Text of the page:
Closing arguments were made today and the jury deliberated for less than an hour before pronouncing the brothers not guilty of a crime that led the city to reexamine and strengthen its animal welfare laws and procedures.
Phoenix — the name the dog was given after her rescue — was euthanized days after she was found, on fire, by a Baltimore police officer.
The first trial for the Johnson brothers ended in a hung jury in February 2011.
Baltimore City State’s Attorney Gregg Bernstein issued the following statement after the verdict:
“While I respect the jury’s decision, I am disappointed we didn’t achieve the outcome that we fought for during two challenging trials. Animal cruelty is a serious crime of violence, and those who commit it too frequently commit subsequent crimes of violence against humans. As we demonstrated in this case, we are dedicated to vigorously prosecuting individuals accused of this appalling offense.”
Defense attorneys for the Johnsons focused their defense on whether police mishandled the investigation and some of the evidence.
Craig Beyler, a fire protection engineer, called to the stand as an expert, testified that police mishandled clothing seized from the Johnsons’ South Baltimore home by mixing two pairs of jeans and a pair of sneakers in one bag. The clothing contained traces of an ignitable substance that could not be identified, but Beyler said it could have been a common chemical used in sneakers that might have transferred from the shoes to the jeans.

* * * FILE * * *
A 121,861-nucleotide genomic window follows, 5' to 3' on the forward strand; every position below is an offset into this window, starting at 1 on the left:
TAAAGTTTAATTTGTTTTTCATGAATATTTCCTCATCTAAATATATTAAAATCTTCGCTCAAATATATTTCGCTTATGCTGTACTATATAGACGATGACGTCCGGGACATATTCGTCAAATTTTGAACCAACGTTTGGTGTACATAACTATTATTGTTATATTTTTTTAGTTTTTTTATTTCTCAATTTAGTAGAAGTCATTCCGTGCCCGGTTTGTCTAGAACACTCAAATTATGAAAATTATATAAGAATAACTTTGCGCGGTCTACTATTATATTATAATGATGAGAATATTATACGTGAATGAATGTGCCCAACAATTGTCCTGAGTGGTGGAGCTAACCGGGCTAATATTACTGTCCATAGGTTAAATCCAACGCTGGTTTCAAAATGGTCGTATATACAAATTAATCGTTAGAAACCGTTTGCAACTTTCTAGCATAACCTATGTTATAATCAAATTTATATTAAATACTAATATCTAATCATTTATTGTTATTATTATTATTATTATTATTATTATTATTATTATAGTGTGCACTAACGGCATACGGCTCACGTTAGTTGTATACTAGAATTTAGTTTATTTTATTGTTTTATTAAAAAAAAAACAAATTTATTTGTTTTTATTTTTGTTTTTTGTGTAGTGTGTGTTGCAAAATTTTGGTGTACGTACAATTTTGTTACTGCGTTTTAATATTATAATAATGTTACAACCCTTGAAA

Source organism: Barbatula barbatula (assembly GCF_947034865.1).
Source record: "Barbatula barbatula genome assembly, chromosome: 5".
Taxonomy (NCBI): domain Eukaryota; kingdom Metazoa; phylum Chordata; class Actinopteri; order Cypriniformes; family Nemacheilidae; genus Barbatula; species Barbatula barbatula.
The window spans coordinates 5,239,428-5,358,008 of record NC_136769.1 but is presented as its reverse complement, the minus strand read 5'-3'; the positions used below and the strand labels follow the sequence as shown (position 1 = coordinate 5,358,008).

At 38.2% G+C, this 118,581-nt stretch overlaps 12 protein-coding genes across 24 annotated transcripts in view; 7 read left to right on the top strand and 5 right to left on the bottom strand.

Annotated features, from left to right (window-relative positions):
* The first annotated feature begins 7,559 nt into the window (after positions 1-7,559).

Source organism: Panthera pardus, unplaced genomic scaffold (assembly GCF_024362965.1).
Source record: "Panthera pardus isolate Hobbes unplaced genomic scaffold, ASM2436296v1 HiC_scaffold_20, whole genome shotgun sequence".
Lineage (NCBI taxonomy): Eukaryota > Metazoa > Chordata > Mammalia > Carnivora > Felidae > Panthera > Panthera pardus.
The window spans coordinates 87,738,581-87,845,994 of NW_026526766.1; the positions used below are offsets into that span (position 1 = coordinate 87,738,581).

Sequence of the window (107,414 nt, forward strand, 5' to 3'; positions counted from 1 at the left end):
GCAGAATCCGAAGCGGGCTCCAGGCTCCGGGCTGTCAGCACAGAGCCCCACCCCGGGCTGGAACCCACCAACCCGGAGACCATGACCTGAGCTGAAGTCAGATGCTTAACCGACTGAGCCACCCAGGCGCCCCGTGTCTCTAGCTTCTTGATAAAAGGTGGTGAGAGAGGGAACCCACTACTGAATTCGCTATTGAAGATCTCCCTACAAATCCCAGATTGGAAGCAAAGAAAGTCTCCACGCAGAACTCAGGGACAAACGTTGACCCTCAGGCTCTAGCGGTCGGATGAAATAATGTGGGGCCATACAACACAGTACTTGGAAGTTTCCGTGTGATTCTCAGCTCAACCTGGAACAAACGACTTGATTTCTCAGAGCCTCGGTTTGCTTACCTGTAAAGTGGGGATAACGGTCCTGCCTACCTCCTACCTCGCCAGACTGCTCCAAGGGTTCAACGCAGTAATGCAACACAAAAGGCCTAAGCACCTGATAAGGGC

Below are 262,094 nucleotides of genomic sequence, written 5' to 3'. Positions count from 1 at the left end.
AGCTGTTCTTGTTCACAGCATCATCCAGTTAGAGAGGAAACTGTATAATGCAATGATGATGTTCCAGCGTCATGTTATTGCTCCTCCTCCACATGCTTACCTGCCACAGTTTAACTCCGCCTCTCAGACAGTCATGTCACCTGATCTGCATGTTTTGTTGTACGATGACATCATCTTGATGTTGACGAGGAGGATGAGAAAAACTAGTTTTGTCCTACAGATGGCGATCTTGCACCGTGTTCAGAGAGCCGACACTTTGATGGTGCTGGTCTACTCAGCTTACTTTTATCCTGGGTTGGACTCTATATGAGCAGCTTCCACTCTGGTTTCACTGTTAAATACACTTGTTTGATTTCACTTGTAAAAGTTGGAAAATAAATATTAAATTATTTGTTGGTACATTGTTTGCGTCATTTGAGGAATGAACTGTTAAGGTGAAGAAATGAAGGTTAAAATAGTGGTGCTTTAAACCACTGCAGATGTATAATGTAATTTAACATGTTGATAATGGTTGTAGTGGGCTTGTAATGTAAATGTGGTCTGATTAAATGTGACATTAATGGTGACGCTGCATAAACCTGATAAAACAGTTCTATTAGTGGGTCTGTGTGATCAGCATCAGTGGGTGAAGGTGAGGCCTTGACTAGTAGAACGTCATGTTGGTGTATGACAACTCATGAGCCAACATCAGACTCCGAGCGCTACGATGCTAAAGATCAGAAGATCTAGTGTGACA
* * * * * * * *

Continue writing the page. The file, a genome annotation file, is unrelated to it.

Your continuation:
Prosecutors’ arguments linking the brothers to the burning centered mainly on a police surveillance video recorded from atop a pole near the crime scene.
No DNA, fingerprints or other forensic evidence connected the suspects to the crime.
A police sergeant identified the brothers in the video, in which two young men can be seen walking the dog minutes before the burning, and running away from the scene afterwards. A bystander, Tiera Goodman, told police soon after the incident she too saw the brothers run from the scene.
But Goodman refused to testify in the retrial. A video of her testimony from the first trial was played instead.
Posted by jwoestendiek April 11th, 2012 under Muttsblog.
Tags: abuse, animal cruelty, animals, baltimore, brothers, burned, burning, cruelty to animals, died, dogs, doused, euthanized, Gregg Bernstein, johnson, killed, not guilty, pets, phoenix, pit bull, pit bulls, pitbull, pitbulls, police, retrial, set on fire, torture, travers johnson, tremayne johnson, trial, verdict
An empty lot in an unfinished Phoenix development has become a dumping ground for dead dogs.
Neighbors say that after construction came to a halt at the new housing community, near 15th Avenue and Baseline, someone started using at least one lot to dump the carcasses of dogs.
Neighbors say they have found the remains of more than a dozen dogs on the development property, according to ABC 15.
A few of the dogs had chains and barbed wire around their necks. Neighbors say one had its throat cut.
Neighbors say the property has been foreclosed on and belongs to an out of state bank.